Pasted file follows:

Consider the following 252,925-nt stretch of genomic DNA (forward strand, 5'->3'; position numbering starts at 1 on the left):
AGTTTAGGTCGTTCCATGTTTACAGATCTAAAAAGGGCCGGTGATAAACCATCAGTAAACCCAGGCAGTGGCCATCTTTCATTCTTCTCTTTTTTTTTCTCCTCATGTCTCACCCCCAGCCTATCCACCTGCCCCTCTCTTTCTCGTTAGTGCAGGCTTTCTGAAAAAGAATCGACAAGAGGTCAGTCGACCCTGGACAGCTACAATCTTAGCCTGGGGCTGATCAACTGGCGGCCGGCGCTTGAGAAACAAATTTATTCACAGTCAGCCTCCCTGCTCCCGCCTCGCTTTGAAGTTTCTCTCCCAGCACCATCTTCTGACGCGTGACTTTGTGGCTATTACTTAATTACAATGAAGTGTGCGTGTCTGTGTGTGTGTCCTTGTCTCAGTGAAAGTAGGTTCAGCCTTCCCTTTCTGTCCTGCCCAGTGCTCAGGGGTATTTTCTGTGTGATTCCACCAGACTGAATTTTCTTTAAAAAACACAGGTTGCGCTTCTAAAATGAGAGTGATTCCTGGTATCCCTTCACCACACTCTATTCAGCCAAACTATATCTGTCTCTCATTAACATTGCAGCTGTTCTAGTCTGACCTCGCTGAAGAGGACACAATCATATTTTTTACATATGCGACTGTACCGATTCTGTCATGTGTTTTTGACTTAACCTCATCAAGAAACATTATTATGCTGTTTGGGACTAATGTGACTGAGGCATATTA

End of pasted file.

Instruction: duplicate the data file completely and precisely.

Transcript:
Consider the following 252,925-nt stretch of genomic DNA (forward strand, 5'->3'; position numbering starts at 1 on the left):
AGTTTAGGTCGTTCCATGTTTACAGATCTAAAAAGGGCCGGTGATAAACCATCAGTAAACCCAGGCAGTGGCCATCTTTCATTCTTCTCTTTTTTTTTCTCCTCATGTCTCACCCCCAGCCTATCCACCTGCCCCTCTCTTTCTCGTTAGTGCAGGCTTTCTGAAAAAGAATCGACAAGAGGTCAGTCGACCCTGGACAGCTACAATCTTAGCCTGGGGCTGATCAACTGGCGGCCGGCGCTTGAGAAACAAATTTATTCACAGTCAGCCTCCCTGCTCCCGCCTCGCTTTGAAGTTTCTCTCCCAGCACCATCTTCTGACGCGTGACTTTGTGGCTATTACTTAATTACAATGAAGTGTGCGTGTCTGTGTGTGTGTCCTTGTCTCAGTGAAAGTAGGTTCAGCCTTCCCTTTCTGTCCTGCCCAGTGCTCAGGGGTATTTTCTGTGTGATTCCACCAGACTGAATTTTCTTTAAAAAACACAGGTTGCGCTTCTAAAATGAGAGTGATTCCTGGTATCCCTTCACCACACTCTATTCAGCCAAACTATATCTGTCTCTCATTAACATTGCAGCTGTTCTAGTCTGACCTCGCTGAAGAGGACACAATCATATTTTTTACATATGCGACTGTACCGATTCTGTCATGTGTTTTTGACTTAACCTCATCAAGAAACATTATTATGCTGTTTGGGACTAATGTGACTGAGGCATATTA